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summary of an 'inflexible knowledge' moment & how I tried to work through it
tentative conclusionsBasically, everything we read & hear about learning math from cognitive psychologists, mathematicians, & experienced nonconstructivist teachers happened here.
My notes are below. trying to figure out how to do a percent decrease problem in an unfamiliar formatOK, I'm trying to figure out what percent decrease it is when you drop from 22% of Michigan students scoring a 4 (for advanced or exceeds standards) down to 9 percent. sequence of events
This, to me, is an example of inflexible knowledge, because I can't tell whether I can transfer the formula I know (and do have some conceptual understanding of, believe it or not) to this new situation. I can't even tell if this is a new situation. My first impulse was to look it up in ALGEBRA TO GO. Unfortunatelyor fortunatelyALGEBRA TO GO only has examples using the raw data, not the percents. Then it occurred to me that I ought to see if I can work this out myself.....and that the way to do that is....
I know! WORK BACKWARDS!
also: MAKE IT SIMPLE!
It's so fun, here in midlife, being a Rank Amateur at elementary math.
My first thought came pretty quickly, which I think is good, because I think it shows some gains in flexible knowledge. I was sitting here staring at my notebook when it suddenly struck me that since I'm hung up on raw data numbers versus percent numbers, I ought to simply translate the problem into '22 students' versus '9 students.' So I did. I subtracted 9 from 22 & got 13. Then I divided 13 by the original 22 to find out the percent decrease and came up with an answer of 59%.
(I'm sorry, that's big. I may know NOTHING about elementary math, but a 59% decrease is big.)
The problem they give for figuring percent decrease is a drop in gas prices from $1.24 to $1.19. (Pub date on this book is 2000.)
Alright, I'm going to see if I do the calculations right.....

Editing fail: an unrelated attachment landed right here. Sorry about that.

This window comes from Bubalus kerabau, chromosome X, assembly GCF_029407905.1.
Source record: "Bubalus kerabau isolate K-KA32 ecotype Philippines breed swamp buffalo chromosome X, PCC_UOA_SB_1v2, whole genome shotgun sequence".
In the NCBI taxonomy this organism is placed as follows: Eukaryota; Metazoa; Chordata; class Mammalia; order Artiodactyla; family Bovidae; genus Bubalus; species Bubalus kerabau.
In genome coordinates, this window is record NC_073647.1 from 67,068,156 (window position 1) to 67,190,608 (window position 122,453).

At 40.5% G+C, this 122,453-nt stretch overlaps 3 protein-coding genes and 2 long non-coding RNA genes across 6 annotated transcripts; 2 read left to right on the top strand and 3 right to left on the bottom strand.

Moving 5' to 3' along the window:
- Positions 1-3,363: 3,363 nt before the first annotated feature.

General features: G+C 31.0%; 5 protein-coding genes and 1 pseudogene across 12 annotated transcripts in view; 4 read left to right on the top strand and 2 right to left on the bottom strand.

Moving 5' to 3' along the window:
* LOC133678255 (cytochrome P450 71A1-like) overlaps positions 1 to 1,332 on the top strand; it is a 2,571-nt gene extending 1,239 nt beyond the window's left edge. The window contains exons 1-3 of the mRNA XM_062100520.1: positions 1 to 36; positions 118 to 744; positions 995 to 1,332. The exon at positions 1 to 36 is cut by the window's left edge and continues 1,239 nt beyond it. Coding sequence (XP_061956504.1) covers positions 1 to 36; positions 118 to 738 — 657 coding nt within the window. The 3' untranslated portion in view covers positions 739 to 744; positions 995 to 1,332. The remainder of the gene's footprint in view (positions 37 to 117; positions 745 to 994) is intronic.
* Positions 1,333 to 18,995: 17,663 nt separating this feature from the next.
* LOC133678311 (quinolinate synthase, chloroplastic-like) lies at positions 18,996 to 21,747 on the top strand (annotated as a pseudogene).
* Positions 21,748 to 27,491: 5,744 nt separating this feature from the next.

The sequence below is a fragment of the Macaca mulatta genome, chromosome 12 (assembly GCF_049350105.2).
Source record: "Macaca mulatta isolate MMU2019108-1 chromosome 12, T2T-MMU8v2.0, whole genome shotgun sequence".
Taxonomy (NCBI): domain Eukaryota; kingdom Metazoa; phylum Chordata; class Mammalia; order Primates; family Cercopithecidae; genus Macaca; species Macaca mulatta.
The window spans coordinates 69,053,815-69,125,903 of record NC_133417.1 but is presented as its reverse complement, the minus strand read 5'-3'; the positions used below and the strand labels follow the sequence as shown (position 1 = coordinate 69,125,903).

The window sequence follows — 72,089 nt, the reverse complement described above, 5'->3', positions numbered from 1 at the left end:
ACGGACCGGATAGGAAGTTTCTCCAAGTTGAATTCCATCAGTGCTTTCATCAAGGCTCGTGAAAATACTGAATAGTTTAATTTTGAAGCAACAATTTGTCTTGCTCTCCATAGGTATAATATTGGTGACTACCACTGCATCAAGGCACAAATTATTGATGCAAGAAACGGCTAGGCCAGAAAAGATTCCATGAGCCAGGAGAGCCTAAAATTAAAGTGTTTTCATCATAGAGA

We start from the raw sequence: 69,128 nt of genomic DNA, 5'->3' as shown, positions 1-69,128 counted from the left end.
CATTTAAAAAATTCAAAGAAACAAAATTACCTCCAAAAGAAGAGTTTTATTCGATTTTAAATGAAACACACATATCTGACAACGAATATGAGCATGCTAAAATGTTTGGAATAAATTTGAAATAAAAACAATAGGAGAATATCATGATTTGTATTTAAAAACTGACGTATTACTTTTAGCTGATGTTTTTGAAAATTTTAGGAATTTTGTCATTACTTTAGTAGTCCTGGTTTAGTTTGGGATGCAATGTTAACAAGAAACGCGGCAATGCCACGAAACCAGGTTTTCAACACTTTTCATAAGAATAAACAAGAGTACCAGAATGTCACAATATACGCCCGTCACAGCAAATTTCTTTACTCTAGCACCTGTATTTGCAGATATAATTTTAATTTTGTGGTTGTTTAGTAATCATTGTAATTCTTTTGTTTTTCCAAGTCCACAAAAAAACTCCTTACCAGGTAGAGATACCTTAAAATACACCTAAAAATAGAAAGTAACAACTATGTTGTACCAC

I got it. $1.24  1.19 = .05 .05 1.24 = 4 percent.
ALGEBRA TO GO gives 4 percent as the answer.
speed with doubtnote: I did not feel particularly confident working this problem, but OTOH, I could do it, and I could do it pretty quickly.
I'm assuming that speedwithdoubt is midway to flexible knowledge, since my starting point on problems I have no clue how to do is doubtwithparalysis.
This next part is embarrassing, but what the heck. I looked at my gasoline problem and thought: can I rewrite the two gas prices as percents and see if I get the same answer? I felt I couldn't do that, because a percent 'has to be' between 0 and 100 to be a percent, and both $1.24 and $1.19 are greater than 100. My very next thought, thanks to Saxon Math, was Don't be a moron, of course a percent can be greater than 100!. This is another example of inflexible knowledge. I'm used to seeing percent numbers from 0 to 100, and a percent of 125% throws me. However, that recognition didn't do me much good; I was starting to feel dazed.
So I decided to go back to my 9 and 22, both of which numbers are, indeed, less than 100.
I don't feel confident of this conclusion, but I do think it's right. Assuming it is right, I had another boost from SAXON MATH, which is the various lessons that have you do the four operations on percent numbers. I can't remember the lessons now, but my memory is that they ask the student to perform the operations on percent figures even when it's a bit unwieldy to do so, because they want you to perceive that like can be added to, subtracted from, multplied, or divided by like.
Those lessons made a big impression on me, because apparently I had never been taught this during my own childhood. (Christopher was impatient with these lessons.)
At that point it crossed my mind simply to take a look at the numbers, and see if an answer of 59% made sense. It does.
When I look at the numbers.....I see that 9 is semiintherealm of being 1/3 of 22....and that 59% is semiintherealm of being 2/3 of 22.....in other words, just staring at these numbers I feel that only about 1/3 of the number of kids who used to get 4s are now getting 4s, which means 2/3 of the kids are not, which would be in the neighborhood of a 59% decrease.
Back when I first wanted to learn how to figure percent increases and percent decreases because I wanted to figure out the percent decrease in 4s in Scarsdale schools using TRAILBLAZERS, a friend told me the way to figure it was just to subtract the lower percent figure from the higher percent figure, because 'you can subtract like from like.' I had come far enough in math knowledge to feel that was wrong.....and to semiintuit that there would have to be another division step after the subtraction.
At that point, I looked it up in ALGEBRA TO GO (which I think in that case was the correct response. LEARN HOW TO LEARN, BABY!)
The two answers are very different: 13% versus 59% Eyeballing the problem, 13% seems obviously wrong.
That gives me slightly more confidence that 59% is right.
 CatherineJohnson  13 Jul 2005
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